Manuel RUCAR, trendsetter and founder of the trend consultancy CHLOROSPHERE.
His role is to identify and analyse the consumer trends that punctuate all markets, in order to extract the strategies to be adopted in the future. He is the editor of the international indoor and outdoor trend book for Y+2. He has been an expert marketing consultant for brands and companies in the world of gardening for 11 years, and is now a reference for media and players who wish to decipher the coming seasons up to 3 years in advance.
#1 – Interview: How is the health crisis accelerating the garden sector transformation? What will tomorrow’s garden look like? Analysis of the lessons to be learned from this period and the consumer purchasing behaviour implications.
Has the health crisis experienced in 2020 led to a change in consumers behavior?
M.R.: “The health crisis experienced in 2020 and especially the confinement have not so much created new behaviors, but rather affirmed certainties, attitudes and wills among consumers. Urban densification has shown its limits. What good is a city if there are no more jobs and distractions? Confinement has allowed many apartment residents to take a step back from their lives: “What’s the point of living in such a small space when I’d get at least twice as much for the same rent outside the country? ».
Today, two phenomena are accelerating to compensate for this lack: urban exodus on the one hand and the « renaturation » of cities on the other hand.”
What do you mean by “accelerating the urban exodus”?
M.R.: “The figures are beginning to worry the French public authorities. The French Observatory of Housing (OBSOCO) indicates that, in 2020, less than half of the inhabitants of the “Ile de France” are satisfied with their housing. Even if this trend has already been well established since 2018, today 88% of these people are thinking of leaving the city in the next two years. This means that 6 out of 10 French people are thinking of changing their living environment in favor of greener, less urbanized areas.
Add to this the government measures aimed at encouraging partial unemployment and/or home office, planned for the next three years, and the conclusion of a reinforced urban exodus is obvious.”
Could the “renaturation of cities” change the situation?
M.R.: “The renaturation of cities is accelerating, with French public orders to city planners aiming to reimplant more green space in the city. Will these actions be fast enough and sufficient to stem this exodus?
The reality is that the search for green space to establish one’s new place of residence appears in the top 3 priorities of individuals when moving.”
What impact will these behaviors have on the garden and DIY market?
M.R.: “The garden and DIY market experienced a record upturn in 2020, and we can expect this to be a sustainable trend if this comeback to the countryside accelerates. Larger plots of land will imply new needs, particularly in terms of plant mass, but also in terms of maintenance, mulching, motorized cultivation, etc.
Rural garden centers are already beginning to take advantage of the influx of these neo-rurals, who have important needs and a good purchasing power.”
Is the post-covid gardener optimistic or pessimistic?
M.R.: “In fact, both exist and this is mainly due to their generational differences.
The older consumer will be quite pessimistic. He no longer believes in an improvement of the climate, the seasons and the environment. He has somehow given up.
As a result, he is looking for ways to make his daily life lighter and easier. He confines himself to his garden which he arranges to be weatherproof and climate-proof; resin and plastic are for him safe values because they do not require maintenance. His consumer habits will explain the increasing sales of synthetic grass, resin garden shelters, home automation, as well as pest control products and invasive plants.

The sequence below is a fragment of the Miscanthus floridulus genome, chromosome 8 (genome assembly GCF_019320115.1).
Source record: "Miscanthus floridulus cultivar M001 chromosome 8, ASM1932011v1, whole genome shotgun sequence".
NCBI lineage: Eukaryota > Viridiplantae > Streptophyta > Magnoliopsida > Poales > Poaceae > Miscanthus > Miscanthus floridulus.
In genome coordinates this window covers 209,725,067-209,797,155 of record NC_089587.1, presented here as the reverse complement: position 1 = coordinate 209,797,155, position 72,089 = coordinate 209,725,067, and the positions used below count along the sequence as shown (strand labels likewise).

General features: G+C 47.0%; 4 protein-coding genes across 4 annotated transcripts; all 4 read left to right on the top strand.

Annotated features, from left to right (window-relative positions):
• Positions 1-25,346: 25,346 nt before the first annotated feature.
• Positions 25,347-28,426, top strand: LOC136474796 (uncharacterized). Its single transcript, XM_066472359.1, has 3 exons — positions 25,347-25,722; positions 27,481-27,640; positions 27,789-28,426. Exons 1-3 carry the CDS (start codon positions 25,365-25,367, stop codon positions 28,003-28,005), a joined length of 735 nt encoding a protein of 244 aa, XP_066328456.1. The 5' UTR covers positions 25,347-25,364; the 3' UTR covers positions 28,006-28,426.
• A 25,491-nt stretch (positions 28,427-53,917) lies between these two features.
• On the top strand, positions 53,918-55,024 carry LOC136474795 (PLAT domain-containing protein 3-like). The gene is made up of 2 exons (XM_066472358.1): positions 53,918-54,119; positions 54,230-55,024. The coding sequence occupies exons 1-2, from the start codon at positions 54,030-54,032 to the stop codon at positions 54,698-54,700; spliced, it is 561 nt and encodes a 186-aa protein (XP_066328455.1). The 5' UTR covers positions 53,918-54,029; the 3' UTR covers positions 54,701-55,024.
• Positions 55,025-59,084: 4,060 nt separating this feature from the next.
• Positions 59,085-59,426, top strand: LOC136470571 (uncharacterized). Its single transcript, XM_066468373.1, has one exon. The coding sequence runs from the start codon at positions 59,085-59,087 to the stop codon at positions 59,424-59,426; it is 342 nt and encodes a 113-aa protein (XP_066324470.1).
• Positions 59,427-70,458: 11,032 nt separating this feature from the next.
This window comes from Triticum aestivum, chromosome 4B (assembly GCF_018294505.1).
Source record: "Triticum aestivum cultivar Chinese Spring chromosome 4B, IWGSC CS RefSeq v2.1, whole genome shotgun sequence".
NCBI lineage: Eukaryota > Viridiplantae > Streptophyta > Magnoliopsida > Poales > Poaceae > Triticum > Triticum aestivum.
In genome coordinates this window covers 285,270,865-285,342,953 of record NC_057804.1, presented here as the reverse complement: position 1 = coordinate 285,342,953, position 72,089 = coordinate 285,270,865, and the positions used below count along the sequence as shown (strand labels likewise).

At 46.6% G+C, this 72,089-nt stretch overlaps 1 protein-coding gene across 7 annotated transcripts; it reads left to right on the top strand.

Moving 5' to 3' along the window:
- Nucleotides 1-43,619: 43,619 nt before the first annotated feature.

On the contrary, the optimistic, younger consumer believes that there is still room for change. He has been able to observe, thanks to the multitude of testimonials on social networks, and in just a few weeks of confinement, that nature could “take back its rights” just about everywhere in the world. With his strong convictions, he will now opt for a garden that gives nature its rightful place, using permaculture when possible, a garden where plastic is banned and natural materials are strongly favored.
In particular, he has returned to using all types of wood for landscaping, as well as their maintenance products, with linseed oil in first place.”
What are the consequences for the garden sector retail?
M.R.: “These two opposite views coexist and currently limit the market within which all the diversity and complexity of our human behaviors oscillate at the present time.
The interest of the retail is determined by its ability not to denigrate the “old” generations while not underestimating the importance of the new generation, which will be the majority of future consumers between now and 2025.”
Tomorrow, what will be the ideal business model for retail?
M.R.: “The ideal business model will focus on nature.
From H&M to IKEA or E.LECLERC, all the brands are aiming for a better consideration of the environment in the future.
Although not vital for the consumer, this awareness will also be reinforced by pressure on our waste and will therefore become almost a priority. In all this transformation, nature is at the heart of the matter: there are many manifestations of it, from Nature & Découvertes to Terres & Eaux or lamaison.fr. Retailers are reinventing themselves to provide a reconnection of mankind to the Earth’s reality.
Suppliers and retailers must listen today to the grievances of the new generation that will be the typical customer tomorrow, because we can’t forget that, the generation of millennials is today in the world, the generation that surpasses all others, demographically and economically.”